Ever wonder how those fake news-detecting algorithms actually work? What, exactly, do they look for and how do they determine the context of a news story in order to classify it?
Well, a research team at MIT wondered the same thing and they built a machine learning model that assesses the linguistic hints that indicate whether or not something is “fake news.”
One of the problems with so many of the algorithms that govern our lives is that they are sold by companies who claim that their inner workings are intellectual property and so refuse to share the details of how the models work with those who use them. But the MIT scientists aimed to make their model as transparent as possible.
In a paper presented at the Conference and Workshop on Neural Information Processing Systems, the researchers claimed their model could help discover the ways in which algorithms can adapt to analyze newer news topics as well (that is, on issues that include new language the systems weren’t initially trained to assess).
Most of the fake news detectors being used now, they claim, “classify articles based on text combined with source information, such as a Wikipedia page or website,” which may not be as reliable when assessing new topics.
A press release on the research states that the team developed a deep learning model that works solely by classifying language patterns “which more closely represent a real-world application for news readers.” Their model searchers for words that appear frequently in both types of news to help in the classification – in the case of fake news, it identifies exaggerations and superlatives, for example, to help make an initial classification.
You can find the complete list of words they found useful in classifying real and fake news on GitHub by clicking here, but here is a sample:
“In our case, we wanted to understand what was the decision-process of the classifier based only on language, as this can provide insights on what is the language of fake news,” says co-author Xavier Boix, a postdoc at MIT’s Center for Brains, Minds, and Machines (CBMM).
In an effort to build a more reliable and transparent model, researchers used a convolutional neural network, which is often used to analyze visual images. These deep learning networks can learn filters that would have previously been hand-coded by engineers. This assures a certain amount of independence and seeks to reduce bias in the system.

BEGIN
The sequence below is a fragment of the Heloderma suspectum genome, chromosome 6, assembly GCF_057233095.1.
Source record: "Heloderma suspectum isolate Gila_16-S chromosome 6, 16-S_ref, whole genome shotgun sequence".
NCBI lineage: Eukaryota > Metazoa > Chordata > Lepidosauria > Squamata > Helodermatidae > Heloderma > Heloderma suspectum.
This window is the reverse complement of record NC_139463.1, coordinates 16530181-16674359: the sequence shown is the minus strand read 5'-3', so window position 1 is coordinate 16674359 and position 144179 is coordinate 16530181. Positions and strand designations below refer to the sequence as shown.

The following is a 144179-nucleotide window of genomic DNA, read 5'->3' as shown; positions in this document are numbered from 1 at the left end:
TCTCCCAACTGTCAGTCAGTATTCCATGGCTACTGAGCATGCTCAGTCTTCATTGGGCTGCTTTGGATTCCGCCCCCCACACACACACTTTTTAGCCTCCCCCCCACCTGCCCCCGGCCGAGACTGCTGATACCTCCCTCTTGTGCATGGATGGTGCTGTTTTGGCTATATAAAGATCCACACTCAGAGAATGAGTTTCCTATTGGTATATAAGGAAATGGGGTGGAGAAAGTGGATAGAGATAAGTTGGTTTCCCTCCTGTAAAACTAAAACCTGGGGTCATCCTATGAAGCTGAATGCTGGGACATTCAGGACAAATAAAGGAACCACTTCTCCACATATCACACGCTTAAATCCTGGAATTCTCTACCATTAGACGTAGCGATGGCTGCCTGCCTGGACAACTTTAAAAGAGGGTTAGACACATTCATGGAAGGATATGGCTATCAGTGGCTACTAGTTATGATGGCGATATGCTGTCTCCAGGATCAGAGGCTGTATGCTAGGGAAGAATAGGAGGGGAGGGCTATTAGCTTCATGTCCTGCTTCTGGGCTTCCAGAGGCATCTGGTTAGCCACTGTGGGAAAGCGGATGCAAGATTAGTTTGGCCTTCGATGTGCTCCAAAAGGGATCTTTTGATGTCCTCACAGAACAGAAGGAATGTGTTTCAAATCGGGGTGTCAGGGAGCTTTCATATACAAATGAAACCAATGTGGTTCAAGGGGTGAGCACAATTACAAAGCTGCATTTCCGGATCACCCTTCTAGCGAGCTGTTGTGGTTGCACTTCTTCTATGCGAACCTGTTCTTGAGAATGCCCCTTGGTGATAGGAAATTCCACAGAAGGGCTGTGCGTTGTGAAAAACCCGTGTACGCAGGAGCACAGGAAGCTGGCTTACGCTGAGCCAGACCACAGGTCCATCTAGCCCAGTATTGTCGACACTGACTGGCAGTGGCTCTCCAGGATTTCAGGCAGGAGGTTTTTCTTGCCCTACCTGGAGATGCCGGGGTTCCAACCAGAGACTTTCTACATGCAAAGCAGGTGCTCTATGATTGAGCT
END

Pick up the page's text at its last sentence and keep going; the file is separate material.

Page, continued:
The researchers also needed to be careful not to train the system on solely political news. Their final product was trained on a set of articles that did not include the word “Trump.”
Instead of searching for individual words, their model analyzed triplets of words. The model saw the triplets as patterns that provided more context.
The researchers trained the model on a fake news dataset called Kaggle, which contains around 12,000 fake news pieces gathered from 244 different websites and then compiled their own dataset of real news samples with roughly 2,000 hand-picked articles from the New York Times and over 9,000 from The Guardian. The model worked with 87% accuracy (93% when they did an initial test including the word “Trump”).
Because these models are often a black box even to those who create them, it’s the job of scientists to then “open them up” to determine how the algorithms operate. This team was able to pull out the instances in which the model made a prediction and track down the exact words it used in each article. This alone could make the model useful to readers if it were able to highlight potentially problematic phrases that citizens could then use to assess the trustworthiness of the source.
Boix suggested that:
“If I just give you an article, and highlight those patterns in the article as you’re reading, you could assess if the article is more or less fake. It would be kind of like a warning to say, ‘Hey, maybe there is something strange here.'”
You can even test out their fake news pattern detector by clicking here.
For now, the researchers are still working on the model and determining how to make it more useful for readers as well as intermediary automated fact-checkers. But they did suggest that it could be the basis of an app or browser extension in the future.
“Fake news is a threat for democracy,” Boix says. “In our lab, our objective isn’t just to push science forward, but also to use technologies to help society. … It would be powerful to have tools for users or companies that could provide an assessment of whether news is fake or not.”